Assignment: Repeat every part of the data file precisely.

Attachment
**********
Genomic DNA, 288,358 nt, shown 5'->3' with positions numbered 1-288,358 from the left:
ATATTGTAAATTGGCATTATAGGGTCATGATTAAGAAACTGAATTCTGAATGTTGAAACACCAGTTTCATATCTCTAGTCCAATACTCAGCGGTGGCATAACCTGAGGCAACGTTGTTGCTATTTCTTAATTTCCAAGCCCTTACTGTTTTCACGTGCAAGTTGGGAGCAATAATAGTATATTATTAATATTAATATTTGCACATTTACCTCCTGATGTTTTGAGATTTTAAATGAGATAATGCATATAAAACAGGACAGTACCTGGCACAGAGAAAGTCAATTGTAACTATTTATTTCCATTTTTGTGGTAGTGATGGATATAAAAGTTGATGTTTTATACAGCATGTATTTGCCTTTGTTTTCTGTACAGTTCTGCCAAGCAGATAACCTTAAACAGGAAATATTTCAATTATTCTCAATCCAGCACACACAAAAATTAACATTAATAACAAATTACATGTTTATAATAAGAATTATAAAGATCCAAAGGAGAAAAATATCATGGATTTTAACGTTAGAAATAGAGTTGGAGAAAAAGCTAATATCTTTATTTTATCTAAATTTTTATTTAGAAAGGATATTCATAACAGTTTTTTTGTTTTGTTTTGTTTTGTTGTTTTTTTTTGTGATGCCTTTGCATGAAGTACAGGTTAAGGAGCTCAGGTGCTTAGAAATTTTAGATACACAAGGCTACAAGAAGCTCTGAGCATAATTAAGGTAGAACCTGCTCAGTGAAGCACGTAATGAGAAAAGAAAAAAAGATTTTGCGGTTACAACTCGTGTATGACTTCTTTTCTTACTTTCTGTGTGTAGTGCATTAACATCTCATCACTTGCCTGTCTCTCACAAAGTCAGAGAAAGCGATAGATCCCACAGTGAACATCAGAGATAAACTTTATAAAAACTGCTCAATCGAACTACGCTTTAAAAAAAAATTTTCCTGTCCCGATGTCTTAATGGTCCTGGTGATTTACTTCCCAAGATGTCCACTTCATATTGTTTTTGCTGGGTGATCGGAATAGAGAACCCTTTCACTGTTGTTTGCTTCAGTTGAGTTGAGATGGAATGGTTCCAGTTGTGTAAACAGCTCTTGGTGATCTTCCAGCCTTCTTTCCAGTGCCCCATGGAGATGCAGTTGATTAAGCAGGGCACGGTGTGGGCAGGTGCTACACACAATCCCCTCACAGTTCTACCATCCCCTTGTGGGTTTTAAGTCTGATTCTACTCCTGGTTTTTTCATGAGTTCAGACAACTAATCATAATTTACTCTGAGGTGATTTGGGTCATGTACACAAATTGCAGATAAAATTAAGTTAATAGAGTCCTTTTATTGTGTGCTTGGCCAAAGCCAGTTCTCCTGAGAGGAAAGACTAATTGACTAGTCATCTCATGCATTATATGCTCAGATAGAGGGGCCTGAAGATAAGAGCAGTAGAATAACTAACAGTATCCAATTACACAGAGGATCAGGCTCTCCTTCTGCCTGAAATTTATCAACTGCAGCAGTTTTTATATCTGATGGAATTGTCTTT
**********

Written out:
Genomic DNA, 288,358 nt, shown 5'->3' with positions numbered 1-288,358 from the left:
ATATTGTAAATTGGCATTATAGGGTCATGATTAAGAAACTGAATTCTGAATGTTGAAACACCAGTTTCATATCTCTAGTCCAATACTCAGCGGTGGCATAACCTGAGGCAACGTTGTTGCTATTTCTTAATTTCCAAGCCCTTACTGTTTTCACGTGCAAGTTGGGAGCAATAATAGTATATTATTAATATTAATATTTGCACATTTACCTCCTGATGTTTTGAGATTTTAAATGAGATAATGCATATAAAACAGGACAGTACCTGGCACAGAGAAAGTCAATTGTAACTATTTATTTCCATTTTTGTGGTAGTGATGGATATAAAAGTTGATGTTTTATACAGCATGTATTTGCCTTTGTTTTCTGTACAGTTCTGCCAAGCAGATAACCTTAAACAGGAAATATTTCAATTATTCTCAATCCAGCACACACAAAAATTAACATTAATAACAAATTACATGTTTATAATAAGAATTATAAAGATCCAAAGGAGAAAAATATCATGGATTTTAACGTTAGAAATAGAGTTGGAGAAAAAGCTAATATCTTTATTTTATCTAAATTTTTATTTAGAAAGGATATTCATAACAGTTTTTTTGTTTTGTTTTGTTTTGTTGTTTTTTTTTGTGATGCCTTTGCATGAAGTACAGGTTAAGGAGCTCAGGTGCTTAGAAATTTTAGATACACAAGGCTACAAGAAGCTCTGAGCATAATTAAGGTAGAACCTGCTCAGTGAAGCACGTAATGAGAAAAGAAAAAAAGATTTTGCGGTTACAACTCGTGTATGACTTCTTTTCTTACTTTCTGTGTGTAGTGCATTAACATCTCATCACTTGCCTGTCTCTCACAAAGTCAGAGAAAGCGATAGATCCCACAGTGAACATCAGAGATAAACTTTATAAAAACTGCTCAATCGAACTACGCTTTAAAAAAAAATTTTCCTGTCCCGATGTCTTAATGGTCCTGGTGATTTACTTCCCAAGATGTCCACTTCATATTGTTTTTGCTGGGTGATCGGAATAGAGAACCCTTTCACTGTTGTTTGCTTCAGTTGAGTTGAGATGGAATGGTTCCAGTTGTGTAAACAGCTCTTGGTGATCTTCCAGCCTTCTTTCCAGTGCCCCATGGAGATGCAGTTGATTAAGCAGGGCACGGTGTGGGCAGGTGCTACACACAATCCCCTCACAGTTCTACCATCCCCTTGTGGGTTTTAAGTCTGATTCTACTCCTGGTTTTTTCATGAGTTCAGACAACTAATCATAATTTACTCTGAGGTGATTTGGGTCATGTACACAAATTGCAGATAAAATTAAGTTAATAGAGTCCTTTTATTGTGTGCTTGGCCAAAGCCAGTTCTCCTGAGAGGAAAGACTAATTGACTAGTCATCTCATGCATTATATGCTCAGATAGAGGGGCCTGAAGATAAGAGCAGTAGAATAACTAACAGTATCCAATTACACAGAGGATCAGGCTCTCCTTCTGCCTGAAATTTATCAACTGCAGCAGTTTTTATATCTGATGGAATTGTCTTT